There are two paths now available: one leads towards a world in which by mid-century the basic needs of 9 billion people can be met by co-ordinating a successful response to climate change. The other looks increasingly like descent into competition, fragmentation and conflict, as the interconnected stresses of food, water, and energy insecurity become unmanageable.

If anyone has a right to be informed about what is at stake at this threshold, it is today's children. Equally, what is now clear is that their voices – already speaking out – need to be heard more than ever. Those who are young today will, for better or worse, have to bear the brunt of the decisions made by my generation. That gives them a unique right to be listened to on climate change. We should be stretching every sinew in our schools – as many excellent teachers up and down the country have been doing – to instil in our children the knowledge and confidence to make themselves heard.

I recently had the privilege of leading a lesson on climate change for a class of eight-year-olds. I had asked each to bring a relevant object from home. One brought a slice of bread. He explained: "To make bread you need wheat. To grow wheat you need the right amount of sunshine, and the right amount of rain." The argument that eight-year-olds, let alone 14-year-olds, are too young to learn about climate change is patronising.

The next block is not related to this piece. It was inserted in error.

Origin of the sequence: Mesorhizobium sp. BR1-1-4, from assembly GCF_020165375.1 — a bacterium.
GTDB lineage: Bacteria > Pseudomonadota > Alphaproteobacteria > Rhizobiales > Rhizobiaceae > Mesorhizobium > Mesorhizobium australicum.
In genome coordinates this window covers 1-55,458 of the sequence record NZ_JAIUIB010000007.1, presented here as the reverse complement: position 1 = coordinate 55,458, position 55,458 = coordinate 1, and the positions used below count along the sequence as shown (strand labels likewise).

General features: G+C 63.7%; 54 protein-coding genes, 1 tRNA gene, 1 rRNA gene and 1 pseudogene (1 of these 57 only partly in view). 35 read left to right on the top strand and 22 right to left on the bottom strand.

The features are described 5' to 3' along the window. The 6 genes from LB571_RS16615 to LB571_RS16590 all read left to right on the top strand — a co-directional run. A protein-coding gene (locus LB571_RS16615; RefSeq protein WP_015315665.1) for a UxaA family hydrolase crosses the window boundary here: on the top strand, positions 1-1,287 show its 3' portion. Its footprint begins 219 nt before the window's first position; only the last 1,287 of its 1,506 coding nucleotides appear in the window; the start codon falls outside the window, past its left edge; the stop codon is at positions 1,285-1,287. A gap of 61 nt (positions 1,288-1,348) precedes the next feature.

The proposed new guidelines do not, as their advocates point out, prohibit teachers from mentioning climate change. But they would make it legitimate not to do so. What is not mentioned cannot be reflected upon, debated, and brought to life in the choices we make.

The intent behind the current proposal is not clear. It may simply be a result of inattention; an unhappy byproduct of an otherwise laudable attempt to simplify the curriculum. Or may derive from motives that would be familiar to Orwell, who understood the relationship between language and political outcomes. It certainly bears a striking resemblance to the now notorious efforts by the Bush administration to remove the phrase "climate change" from as many official publications in the US as possible.

But whatever the intent, the effect would be a weakening of the basis for learning and debate about climate change in schools at a time when it needs to be further strengthened. At the very least, climate change and its human consequences should remain explicit in the new geography guidelines.

Japan's 'frozen gas' is worthless

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There's only one way of knowing whether or not governments are serious about climate change: have they decided to leave most of their fossil fuel reserves in the ground? We have already discovered far more carbon than we can afford to burn, if we are not to commit the world to very dangerous levels of heating. Only if most of it – four-fifths according to a detailed estimate – is left where it sits is there a good chance of preventing more than2C of global warming.